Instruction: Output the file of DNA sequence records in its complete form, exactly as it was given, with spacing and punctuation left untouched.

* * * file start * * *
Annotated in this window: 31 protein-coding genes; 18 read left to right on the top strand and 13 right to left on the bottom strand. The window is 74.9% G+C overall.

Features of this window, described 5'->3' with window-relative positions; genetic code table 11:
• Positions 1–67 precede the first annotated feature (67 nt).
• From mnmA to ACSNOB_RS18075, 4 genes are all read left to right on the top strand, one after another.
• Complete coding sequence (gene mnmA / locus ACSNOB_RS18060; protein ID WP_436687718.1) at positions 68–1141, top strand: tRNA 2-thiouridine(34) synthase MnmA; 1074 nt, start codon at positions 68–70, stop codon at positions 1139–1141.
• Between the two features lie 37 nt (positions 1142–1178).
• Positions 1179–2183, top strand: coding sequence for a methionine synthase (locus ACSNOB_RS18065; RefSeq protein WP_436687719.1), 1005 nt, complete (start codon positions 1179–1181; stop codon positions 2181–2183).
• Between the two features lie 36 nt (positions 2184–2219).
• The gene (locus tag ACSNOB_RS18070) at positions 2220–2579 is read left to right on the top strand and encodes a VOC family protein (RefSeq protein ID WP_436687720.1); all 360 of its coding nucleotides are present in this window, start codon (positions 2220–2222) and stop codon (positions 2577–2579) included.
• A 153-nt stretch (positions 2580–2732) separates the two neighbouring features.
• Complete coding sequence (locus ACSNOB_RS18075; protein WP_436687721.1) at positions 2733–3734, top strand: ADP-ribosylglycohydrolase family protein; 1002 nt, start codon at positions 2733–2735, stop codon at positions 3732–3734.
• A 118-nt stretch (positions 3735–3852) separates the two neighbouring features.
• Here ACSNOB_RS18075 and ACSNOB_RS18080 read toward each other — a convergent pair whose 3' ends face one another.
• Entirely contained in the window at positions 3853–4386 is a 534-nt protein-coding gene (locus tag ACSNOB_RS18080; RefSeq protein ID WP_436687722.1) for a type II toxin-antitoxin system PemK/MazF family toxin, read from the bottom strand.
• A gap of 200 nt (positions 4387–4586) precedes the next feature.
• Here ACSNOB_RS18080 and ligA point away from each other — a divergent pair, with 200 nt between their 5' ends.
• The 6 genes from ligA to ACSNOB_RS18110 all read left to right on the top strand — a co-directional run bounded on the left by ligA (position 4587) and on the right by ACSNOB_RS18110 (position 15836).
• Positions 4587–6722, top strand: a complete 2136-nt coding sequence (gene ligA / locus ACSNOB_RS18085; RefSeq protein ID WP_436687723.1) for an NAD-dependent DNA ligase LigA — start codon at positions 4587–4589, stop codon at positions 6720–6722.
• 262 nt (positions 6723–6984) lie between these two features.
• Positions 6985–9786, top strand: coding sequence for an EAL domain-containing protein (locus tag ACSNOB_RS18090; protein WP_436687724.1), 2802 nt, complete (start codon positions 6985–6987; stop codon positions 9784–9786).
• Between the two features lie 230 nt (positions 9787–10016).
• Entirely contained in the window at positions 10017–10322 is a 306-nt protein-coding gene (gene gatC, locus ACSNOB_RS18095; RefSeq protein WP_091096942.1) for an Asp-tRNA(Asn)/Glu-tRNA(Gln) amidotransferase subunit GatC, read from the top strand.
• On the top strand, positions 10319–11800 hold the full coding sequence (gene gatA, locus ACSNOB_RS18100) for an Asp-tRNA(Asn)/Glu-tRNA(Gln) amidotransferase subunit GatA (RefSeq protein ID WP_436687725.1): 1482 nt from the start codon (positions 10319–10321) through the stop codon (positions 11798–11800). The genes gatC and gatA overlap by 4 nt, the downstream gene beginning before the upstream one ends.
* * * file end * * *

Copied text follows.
Annotated in this window: 31 protein-coding genes; 18 read left to right on the top strand and 13 right to left on the bottom strand. The window is 74.9% G+C overall.

Features of this window, described 5'->3' with window-relative positions; genetic code table 11:
• Positions 1–67 precede the first annotated feature (67 nt).
• From mnmA to ACSNOB_RS18075, 4 genes are all read left to right on the top strand, one after another.
• Complete coding sequence (gene mnmA / locus ACSNOB_RS18060; protein ID WP_436687718.1) at positions 68–1141, top strand: tRNA 2-thiouridine(34) synthase MnmA; 1074 nt, start codon at positions 68–70, stop codon at positions 1139–1141.
• Between the two features lie 37 nt (positions 1142–1178).
• Positions 1179–2183, top strand: coding sequence for a methionine synthase (locus ACSNOB_RS18065; RefSeq protein WP_436687719.1), 1005 nt, complete (start codon positions 1179–1181; stop codon positions 2181–2183).
• Between the two features lie 36 nt (positions 2184–2219).
• The gene (locus tag ACSNOB_RS18070) at positions 2220–2579 is read left to right on the top strand and encodes a VOC family protein (RefSeq protein ID WP_436687720.1); all 360 of its coding nucleotides are present in this window, start codon (positions 2220–2222) and stop codon (positions 2577–2579) included.
• A 153-nt stretch (positions 2580–2732) separates the two neighbouring features.
• Complete coding sequence (locus ACSNOB_RS18075; protein WP_436687721.1) at positions 2733–3734, top strand: ADP-ribosylglycohydrolase family protein; 1002 nt, start codon at positions 2733–2735, stop codon at positions 3732–3734.
• A 118-nt stretch (positions 3735–3852) separates the two neighbouring features.
• Here ACSNOB_RS18075 and ACSNOB_RS18080 read toward each other — a convergent pair whose 3' ends face one another.
• Entirely contained in the window at positions 3853–4386 is a 534-nt protein-coding gene (locus tag ACSNOB_RS18080; RefSeq protein ID WP_436687722.1) for a type II toxin-antitoxin system PemK/MazF family toxin, read from the bottom strand.
• A gap of 200 nt (positions 4387–4586) precedes the next feature.
• Here ACSNOB_RS18080 and ligA point away from each other — a divergent pair, with 200 nt between their 5' ends.
• The 6 genes from ligA to ACSNOB_RS18110 all read left to right on the top strand — a co-directional run bounded on the left by ligA (position 4587) and on the right by ACSNOB_RS18110 (position 15836).
• Positions 4587–6722, top strand: a complete 2136-nt coding sequence (gene ligA / locus ACSNOB_RS18085; RefSeq protein ID WP_436687723.1) for an NAD-dependent DNA ligase LigA — start codon at positions 4587–4589, stop codon at positions 6720–6722.
• 262 nt (positions 6723–6984) lie between these two features.
• Positions 6985–9786, top strand: coding sequence for an EAL domain-containing protein (locus tag ACSNOB_RS18090; protein WP_436687724.1), 2802 nt, complete (start codon positions 6985–6987; stop codon positions 9784–9786).
• Between the two features lie 230 nt (positions 9787–10016).
• Entirely contained in the window at positions 10017–10322 is a 306-nt protein-coding gene (gene gatC, locus ACSNOB_RS18095; RefSeq protein WP_091096942.1) for an Asp-tRNA(Asn)/Glu-tRNA(Gln) amidotransferase subunit GatC, read from the top strand.
• On the top strand, positions 10319–11800 hold the full coding sequence (gene gatA, locus ACSNOB_RS18100) for an Asp-tRNA(Asn)/Glu-tRNA(Gln) amidotransferase subunit GatA (RefSeq protein ID WP_436687725.1): 1482 nt from the start codon (positions 10319–10321) through the stop codon (positions 11798–11800). The genes gatC and gatA overlap by 4 nt, the downstream gene beginning before the upstream one ends.